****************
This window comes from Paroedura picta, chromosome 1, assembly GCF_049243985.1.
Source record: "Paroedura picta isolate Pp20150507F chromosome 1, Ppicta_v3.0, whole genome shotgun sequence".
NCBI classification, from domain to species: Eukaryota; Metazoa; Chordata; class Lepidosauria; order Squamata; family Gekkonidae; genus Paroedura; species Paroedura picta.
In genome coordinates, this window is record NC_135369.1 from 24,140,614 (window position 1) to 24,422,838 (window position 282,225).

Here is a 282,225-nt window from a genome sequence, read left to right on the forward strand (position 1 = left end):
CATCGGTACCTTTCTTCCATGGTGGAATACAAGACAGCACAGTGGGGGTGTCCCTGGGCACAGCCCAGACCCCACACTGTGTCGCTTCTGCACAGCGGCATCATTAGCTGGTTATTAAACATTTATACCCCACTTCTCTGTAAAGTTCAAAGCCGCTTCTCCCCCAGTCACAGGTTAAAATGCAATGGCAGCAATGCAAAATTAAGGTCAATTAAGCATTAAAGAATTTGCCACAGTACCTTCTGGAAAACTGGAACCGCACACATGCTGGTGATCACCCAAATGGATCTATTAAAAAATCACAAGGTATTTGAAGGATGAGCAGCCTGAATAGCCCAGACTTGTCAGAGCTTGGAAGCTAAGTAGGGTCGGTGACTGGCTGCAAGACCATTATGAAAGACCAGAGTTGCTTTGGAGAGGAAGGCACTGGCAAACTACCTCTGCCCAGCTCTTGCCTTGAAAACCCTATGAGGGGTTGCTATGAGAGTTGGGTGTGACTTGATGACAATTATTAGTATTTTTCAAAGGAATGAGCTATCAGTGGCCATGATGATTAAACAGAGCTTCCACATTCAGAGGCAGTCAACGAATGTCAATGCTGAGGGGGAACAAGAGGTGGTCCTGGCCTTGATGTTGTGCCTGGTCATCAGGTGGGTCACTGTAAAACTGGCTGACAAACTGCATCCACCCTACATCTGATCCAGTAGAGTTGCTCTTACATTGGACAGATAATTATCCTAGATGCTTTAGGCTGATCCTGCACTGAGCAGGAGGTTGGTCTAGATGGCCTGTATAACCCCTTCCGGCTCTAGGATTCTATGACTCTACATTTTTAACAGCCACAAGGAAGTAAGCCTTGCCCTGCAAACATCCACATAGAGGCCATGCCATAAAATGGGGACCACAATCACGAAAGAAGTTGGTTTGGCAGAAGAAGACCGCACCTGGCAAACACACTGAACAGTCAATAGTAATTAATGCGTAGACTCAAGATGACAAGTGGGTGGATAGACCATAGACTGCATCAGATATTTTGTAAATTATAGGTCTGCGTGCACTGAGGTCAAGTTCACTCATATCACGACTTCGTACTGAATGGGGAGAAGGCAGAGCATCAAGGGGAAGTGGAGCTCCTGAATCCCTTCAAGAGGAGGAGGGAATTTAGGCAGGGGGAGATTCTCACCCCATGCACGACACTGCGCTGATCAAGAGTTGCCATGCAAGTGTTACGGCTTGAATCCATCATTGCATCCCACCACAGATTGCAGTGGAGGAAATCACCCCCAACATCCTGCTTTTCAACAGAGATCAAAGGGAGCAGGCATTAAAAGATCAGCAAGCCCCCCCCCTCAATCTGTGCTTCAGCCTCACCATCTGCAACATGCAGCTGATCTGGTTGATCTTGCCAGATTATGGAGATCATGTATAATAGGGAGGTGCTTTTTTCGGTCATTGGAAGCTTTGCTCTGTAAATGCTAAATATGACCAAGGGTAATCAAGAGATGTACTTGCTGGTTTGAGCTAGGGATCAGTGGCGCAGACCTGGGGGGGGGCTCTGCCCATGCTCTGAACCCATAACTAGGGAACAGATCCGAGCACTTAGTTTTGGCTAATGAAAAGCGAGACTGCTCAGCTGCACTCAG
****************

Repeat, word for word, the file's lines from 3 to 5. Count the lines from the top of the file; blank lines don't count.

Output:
NCBI classification, from domain to species: Eukaryota; Metazoa; Chordata; class Lepidosauria; order Squamata; family Gekkonidae; genus Paroedura; species Paroedura picta.
In genome coordinates, this window is record NC_135369.1 from 24,140,614 (window position 1) to 24,422,838 (window position 282,225).

Here is a 282,225-nt window from a genome sequence, read left to right on the forward strand (position 1 = left end):